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by Dave SaundersMarch 10th, 2022

Dynamic programming is the process of breaking down a larger problem into smaller problems.

By using the answers to those smaller problems, we can find the overall solution more efficiently.

We'll also learn about the term 'memoization', and how it relates to dynamic programming.

The usual example of dynamic programming is the Fibonacci Sequence. It's a good example, so we'll use it here too.

If you're already familiar with the Fibonacci Sequence (and calculating it using recursion), then feel free to skip this next section.

If you're not sure what that means, or you want a quick refresher, read on...

This is a sequence of numbers, where each number is calculated by adding the previous two together:

Imagine I ask you to programmatically calculate the 6th number in the sequence (which is `8`

, as shown above).

How would you calculate it?

Here's some JavaScript code for a function that does just that:

```
function f(n) {
// The first and second values are always 1
if (n == 1 || n == 2)
return 1;
// Calculate the previous two values in the sequence
// using this same function
return f(n - 1) + f(n - 2)
}
// Calculate the 6th value in the sequence
let answer = f(6)
```

This will work fine, but it's slow.

You can see that the function calls itself; it is *recursive*.

To calculate the 6th Fibonacci number, we first need to calculate the 4th and 5th Fibonacci numbers.

Each of *those* then have to calculate *their* previous numbers, and this repeats all the way down to the beginning of the sequence.

Here's what that looks like if we draw it out as a graph.

You can see that there's a lot of duplication here. For example, the 2nd value in the sequence is calculated 5 times!

For small numbers in the sequence, this isn't too bad, but it quickly gets worse. For later numbers in the sequence, this would soon become impractical, even on a modern computer.

So how do we do better?

One way we could improve this function is to store the results of our previous calculations as we go along.

That way, we only need to calculate each number in the Fibonacci sequence once.

This is the essence of dynamic programming:

Dynamic programming is breaking the

largerproblem intosmallerproblems, and usingthoseto get to the answer.

Because we're achieving this by storing the previous results for later, we're also using 'Memoization':

Memoization is storing the result of a previous calculation so that we can use it later, to make the overall algorithm more efficient.

We could implement these concepts on the recursive approach above, but it's easier to follow if we use a 'bottom up' approach.

Let's look at the code first, and then we can discuss why this is called a 'bottom up' algorithm:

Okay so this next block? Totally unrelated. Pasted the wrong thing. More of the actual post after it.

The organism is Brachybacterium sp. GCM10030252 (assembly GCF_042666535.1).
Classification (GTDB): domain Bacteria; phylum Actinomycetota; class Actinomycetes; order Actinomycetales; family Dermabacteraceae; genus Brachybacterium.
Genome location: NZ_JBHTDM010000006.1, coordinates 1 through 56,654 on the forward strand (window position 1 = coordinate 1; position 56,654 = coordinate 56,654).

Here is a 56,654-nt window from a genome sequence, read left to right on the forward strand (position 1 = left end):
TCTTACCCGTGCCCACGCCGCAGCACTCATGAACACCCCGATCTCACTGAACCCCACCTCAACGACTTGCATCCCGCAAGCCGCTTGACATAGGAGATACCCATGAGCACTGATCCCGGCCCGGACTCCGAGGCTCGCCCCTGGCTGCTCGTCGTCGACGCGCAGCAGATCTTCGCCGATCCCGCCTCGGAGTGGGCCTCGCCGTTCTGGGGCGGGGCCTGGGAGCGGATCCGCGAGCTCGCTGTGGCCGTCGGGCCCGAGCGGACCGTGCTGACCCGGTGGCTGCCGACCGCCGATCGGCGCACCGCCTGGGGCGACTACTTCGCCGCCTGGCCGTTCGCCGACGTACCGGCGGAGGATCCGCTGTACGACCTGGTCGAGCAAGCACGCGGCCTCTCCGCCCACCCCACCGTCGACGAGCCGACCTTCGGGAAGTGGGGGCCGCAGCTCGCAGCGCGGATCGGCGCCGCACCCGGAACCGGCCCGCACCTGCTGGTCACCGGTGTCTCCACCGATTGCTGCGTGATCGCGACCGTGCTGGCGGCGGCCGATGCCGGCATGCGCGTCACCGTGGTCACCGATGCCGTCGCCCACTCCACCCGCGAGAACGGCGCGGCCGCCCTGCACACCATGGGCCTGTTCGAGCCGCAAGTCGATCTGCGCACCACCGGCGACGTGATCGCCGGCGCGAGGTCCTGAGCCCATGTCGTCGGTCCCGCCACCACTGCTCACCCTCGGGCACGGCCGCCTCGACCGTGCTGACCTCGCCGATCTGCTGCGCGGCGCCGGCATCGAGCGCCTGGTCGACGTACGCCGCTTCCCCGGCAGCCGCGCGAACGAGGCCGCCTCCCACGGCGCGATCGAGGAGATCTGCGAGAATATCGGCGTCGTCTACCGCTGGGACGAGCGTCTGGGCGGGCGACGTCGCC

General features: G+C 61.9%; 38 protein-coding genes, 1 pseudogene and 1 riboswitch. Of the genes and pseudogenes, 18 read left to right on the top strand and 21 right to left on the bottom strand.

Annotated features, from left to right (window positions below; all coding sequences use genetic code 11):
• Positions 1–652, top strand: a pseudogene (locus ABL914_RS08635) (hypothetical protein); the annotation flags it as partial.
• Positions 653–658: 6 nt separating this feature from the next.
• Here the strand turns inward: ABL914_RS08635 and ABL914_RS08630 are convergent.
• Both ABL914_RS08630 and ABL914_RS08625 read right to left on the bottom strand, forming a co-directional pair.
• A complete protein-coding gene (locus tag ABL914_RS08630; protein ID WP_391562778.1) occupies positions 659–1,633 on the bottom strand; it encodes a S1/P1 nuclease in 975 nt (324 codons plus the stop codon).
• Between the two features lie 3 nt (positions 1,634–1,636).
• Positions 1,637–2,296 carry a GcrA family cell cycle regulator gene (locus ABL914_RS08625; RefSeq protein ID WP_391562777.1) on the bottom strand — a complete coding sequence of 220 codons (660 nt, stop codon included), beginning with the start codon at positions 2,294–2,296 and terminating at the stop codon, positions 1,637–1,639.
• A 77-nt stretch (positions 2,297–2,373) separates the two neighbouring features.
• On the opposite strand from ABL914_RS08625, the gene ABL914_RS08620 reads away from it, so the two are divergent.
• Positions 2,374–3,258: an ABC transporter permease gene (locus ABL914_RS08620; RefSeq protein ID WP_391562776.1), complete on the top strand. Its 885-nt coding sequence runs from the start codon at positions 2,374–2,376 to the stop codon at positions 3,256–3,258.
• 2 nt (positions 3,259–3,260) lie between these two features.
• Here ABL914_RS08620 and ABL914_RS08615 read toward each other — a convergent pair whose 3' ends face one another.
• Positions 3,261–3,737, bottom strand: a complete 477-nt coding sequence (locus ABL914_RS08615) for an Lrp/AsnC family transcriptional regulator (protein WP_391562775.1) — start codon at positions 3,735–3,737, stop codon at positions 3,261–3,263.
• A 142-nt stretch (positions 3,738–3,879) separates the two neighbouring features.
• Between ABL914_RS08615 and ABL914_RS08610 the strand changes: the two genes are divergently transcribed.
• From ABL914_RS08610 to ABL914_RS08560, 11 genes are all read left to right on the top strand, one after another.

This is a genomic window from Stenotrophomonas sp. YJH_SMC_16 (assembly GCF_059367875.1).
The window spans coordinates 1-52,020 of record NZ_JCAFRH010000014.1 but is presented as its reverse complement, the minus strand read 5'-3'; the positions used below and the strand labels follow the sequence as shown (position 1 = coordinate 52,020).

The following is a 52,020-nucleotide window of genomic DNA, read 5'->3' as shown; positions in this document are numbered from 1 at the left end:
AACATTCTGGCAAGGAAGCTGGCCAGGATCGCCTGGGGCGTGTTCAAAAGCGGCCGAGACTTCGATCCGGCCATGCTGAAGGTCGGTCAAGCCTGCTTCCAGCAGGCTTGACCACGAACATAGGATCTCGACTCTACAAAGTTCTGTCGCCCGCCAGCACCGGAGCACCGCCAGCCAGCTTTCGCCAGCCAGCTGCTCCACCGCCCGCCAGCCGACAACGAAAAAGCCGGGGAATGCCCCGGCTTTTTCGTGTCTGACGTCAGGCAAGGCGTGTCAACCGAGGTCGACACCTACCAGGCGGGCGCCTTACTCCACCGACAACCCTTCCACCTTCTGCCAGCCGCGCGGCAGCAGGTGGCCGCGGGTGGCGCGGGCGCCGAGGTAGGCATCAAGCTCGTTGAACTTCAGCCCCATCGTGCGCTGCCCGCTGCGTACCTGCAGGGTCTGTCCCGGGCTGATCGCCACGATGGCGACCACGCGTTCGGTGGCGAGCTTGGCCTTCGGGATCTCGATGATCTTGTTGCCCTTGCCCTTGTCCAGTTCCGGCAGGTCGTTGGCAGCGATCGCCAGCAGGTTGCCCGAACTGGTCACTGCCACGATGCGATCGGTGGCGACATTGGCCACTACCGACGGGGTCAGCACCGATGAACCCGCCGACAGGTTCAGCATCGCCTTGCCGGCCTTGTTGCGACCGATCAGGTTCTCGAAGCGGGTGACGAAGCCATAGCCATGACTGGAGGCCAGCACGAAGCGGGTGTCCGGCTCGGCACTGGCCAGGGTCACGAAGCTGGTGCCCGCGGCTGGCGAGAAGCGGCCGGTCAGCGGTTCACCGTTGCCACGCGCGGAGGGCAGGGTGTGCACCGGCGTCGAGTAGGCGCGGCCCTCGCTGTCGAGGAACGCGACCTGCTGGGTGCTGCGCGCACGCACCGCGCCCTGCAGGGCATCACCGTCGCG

```
function f(n) {
// The first and second values are always 1
if (n == 1 || n == 2)
return 1
let result = 0
// Used to store the previous two results
let lastButOneValue = 1
let lastValue = 1
// Work from item 3 of the sequence (items 1 and 2 are a
// special case, see above), calculate each value in turn
for (let i = 3; i <= n; i++) {
// Calculate this number by adding together the
// previous two
result = lastValue + lastButOneValue
// Update the values of the
// previous two items in the sequence
lastButOneValue = lastValue
lastValue = result
}
return result
}
// Calculate the 6th value in the sequence
let answer = f(6)
```

Here, we calculate the Fibonacci sequence in order - all the way from the beginning - until we get to the number in the sequence that we need.

As we go along, we store the results of the previous value, and the one before that.

Getting the next value is then trivial.. just add those two together.

Here's the graph from the original (inefficient) algorithm again, but we've highlighted only the calculations we're making in this new version:

You can see that this time, rather than starting from the answer and working backwards, we work *forwards* until we reach the value we need.

When we visualise it, we're working from the bottom of the graph upwards - hence a 'bottom up' approach.

This algorithm is *much* more efficient, there's no duplication at all!

We learned some new terms here, so let's recap:

Our latest algorithm uses ** dynamic programming, because we're breaking the bigger problem into smaller problems, and using their results to get to the overall answer**.

It also uses ** memoization, because we're storing the results of the previous step to avoid re-calculating them again later**.

It was a **'bottom up' approach because when we visualize the problem as a graph, we're working from the base of the graph upwards** (rather than top-down, as in the less efficient algorithm).

*(also sent to the BaseClass newsletter)*

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